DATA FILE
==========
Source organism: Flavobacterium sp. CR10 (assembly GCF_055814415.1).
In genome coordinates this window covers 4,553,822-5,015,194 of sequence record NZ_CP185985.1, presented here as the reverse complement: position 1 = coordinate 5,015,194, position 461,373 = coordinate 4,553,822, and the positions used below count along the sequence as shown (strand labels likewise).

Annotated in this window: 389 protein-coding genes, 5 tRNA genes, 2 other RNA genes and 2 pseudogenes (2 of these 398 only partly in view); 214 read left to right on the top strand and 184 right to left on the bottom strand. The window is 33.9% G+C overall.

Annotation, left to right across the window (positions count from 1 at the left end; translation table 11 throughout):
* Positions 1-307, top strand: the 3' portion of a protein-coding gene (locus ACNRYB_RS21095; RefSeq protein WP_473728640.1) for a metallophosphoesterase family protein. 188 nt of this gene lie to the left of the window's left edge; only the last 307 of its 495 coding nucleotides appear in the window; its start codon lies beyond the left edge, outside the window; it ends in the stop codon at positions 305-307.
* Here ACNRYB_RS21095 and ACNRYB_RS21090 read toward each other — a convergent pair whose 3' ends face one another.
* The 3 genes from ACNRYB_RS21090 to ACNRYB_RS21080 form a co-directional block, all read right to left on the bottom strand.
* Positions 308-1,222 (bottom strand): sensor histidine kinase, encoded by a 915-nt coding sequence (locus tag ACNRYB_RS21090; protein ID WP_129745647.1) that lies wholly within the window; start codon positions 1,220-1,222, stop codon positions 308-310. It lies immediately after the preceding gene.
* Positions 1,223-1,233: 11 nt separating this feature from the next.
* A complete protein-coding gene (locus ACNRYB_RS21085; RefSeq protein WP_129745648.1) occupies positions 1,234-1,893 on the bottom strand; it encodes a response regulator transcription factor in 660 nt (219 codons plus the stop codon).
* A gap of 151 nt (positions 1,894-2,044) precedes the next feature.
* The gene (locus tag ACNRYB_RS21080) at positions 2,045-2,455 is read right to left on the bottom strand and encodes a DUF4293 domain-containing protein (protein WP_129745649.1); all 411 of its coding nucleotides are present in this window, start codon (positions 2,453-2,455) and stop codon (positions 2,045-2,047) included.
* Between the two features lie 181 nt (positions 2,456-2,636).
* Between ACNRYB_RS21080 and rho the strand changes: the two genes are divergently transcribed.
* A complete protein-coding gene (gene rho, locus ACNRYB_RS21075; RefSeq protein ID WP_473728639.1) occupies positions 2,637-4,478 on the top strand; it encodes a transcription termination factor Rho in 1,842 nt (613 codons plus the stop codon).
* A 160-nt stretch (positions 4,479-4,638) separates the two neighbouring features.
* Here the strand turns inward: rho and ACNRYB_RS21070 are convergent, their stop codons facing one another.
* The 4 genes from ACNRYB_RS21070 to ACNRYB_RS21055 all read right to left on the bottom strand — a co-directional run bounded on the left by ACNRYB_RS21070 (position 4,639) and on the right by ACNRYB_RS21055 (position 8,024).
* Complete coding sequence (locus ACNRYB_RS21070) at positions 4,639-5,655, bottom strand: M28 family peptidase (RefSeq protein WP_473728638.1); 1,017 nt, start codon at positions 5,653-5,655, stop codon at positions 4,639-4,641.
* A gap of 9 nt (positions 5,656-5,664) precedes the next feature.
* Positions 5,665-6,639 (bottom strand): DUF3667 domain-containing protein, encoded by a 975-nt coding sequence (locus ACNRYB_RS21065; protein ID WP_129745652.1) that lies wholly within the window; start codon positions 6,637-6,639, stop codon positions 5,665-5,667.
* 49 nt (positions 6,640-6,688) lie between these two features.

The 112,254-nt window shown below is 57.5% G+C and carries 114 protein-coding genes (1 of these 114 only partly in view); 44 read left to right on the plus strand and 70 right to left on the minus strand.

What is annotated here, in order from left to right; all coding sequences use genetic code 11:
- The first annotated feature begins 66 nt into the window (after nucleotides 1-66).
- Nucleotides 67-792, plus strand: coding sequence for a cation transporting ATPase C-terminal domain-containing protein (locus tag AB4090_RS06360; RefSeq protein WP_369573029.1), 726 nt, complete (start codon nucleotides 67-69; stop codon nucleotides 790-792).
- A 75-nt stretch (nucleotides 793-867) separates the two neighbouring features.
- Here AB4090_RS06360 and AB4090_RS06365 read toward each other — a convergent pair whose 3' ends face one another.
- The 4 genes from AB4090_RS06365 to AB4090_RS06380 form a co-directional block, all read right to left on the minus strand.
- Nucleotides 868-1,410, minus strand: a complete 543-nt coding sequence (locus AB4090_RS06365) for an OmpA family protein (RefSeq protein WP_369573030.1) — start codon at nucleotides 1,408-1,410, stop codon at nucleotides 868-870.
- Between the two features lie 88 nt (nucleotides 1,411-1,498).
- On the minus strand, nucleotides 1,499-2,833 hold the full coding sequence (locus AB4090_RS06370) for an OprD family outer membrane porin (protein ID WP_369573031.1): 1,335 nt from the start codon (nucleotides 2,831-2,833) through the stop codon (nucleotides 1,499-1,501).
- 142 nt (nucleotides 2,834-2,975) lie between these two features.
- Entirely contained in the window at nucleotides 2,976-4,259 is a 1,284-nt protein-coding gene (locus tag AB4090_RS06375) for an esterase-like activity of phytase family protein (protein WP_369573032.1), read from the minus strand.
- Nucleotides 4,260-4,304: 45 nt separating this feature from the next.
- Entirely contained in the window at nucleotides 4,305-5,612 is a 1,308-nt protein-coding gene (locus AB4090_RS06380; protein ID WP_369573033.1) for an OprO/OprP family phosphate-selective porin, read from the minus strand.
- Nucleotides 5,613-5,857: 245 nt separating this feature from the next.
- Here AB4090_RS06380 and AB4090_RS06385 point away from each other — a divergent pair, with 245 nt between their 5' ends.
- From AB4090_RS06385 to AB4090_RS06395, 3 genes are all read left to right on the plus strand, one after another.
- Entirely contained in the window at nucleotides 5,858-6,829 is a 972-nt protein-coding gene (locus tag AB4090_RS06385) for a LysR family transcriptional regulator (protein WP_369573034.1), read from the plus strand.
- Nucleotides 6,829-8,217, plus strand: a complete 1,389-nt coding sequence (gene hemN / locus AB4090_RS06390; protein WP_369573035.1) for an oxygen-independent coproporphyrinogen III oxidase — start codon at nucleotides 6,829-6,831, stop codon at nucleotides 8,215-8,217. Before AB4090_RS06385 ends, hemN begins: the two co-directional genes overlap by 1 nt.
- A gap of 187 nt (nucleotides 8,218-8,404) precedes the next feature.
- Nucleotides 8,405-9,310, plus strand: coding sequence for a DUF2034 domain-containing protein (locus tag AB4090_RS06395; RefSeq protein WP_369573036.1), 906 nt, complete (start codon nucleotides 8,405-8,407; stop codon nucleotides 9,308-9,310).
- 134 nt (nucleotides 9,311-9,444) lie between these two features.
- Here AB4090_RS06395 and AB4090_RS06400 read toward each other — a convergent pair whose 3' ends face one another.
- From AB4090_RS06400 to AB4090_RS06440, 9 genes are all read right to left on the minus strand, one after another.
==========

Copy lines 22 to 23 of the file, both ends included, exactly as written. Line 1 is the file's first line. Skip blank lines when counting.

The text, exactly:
* 49 nt (positions 6,640-6,688) lie between these two features.

The 112,254-nt window shown below is 57.5% G+C and carries 114 protein-coding genes (1 of these 114 only partly in view); 44 read left to right on the plus strand and 70 right to left on the minus strand.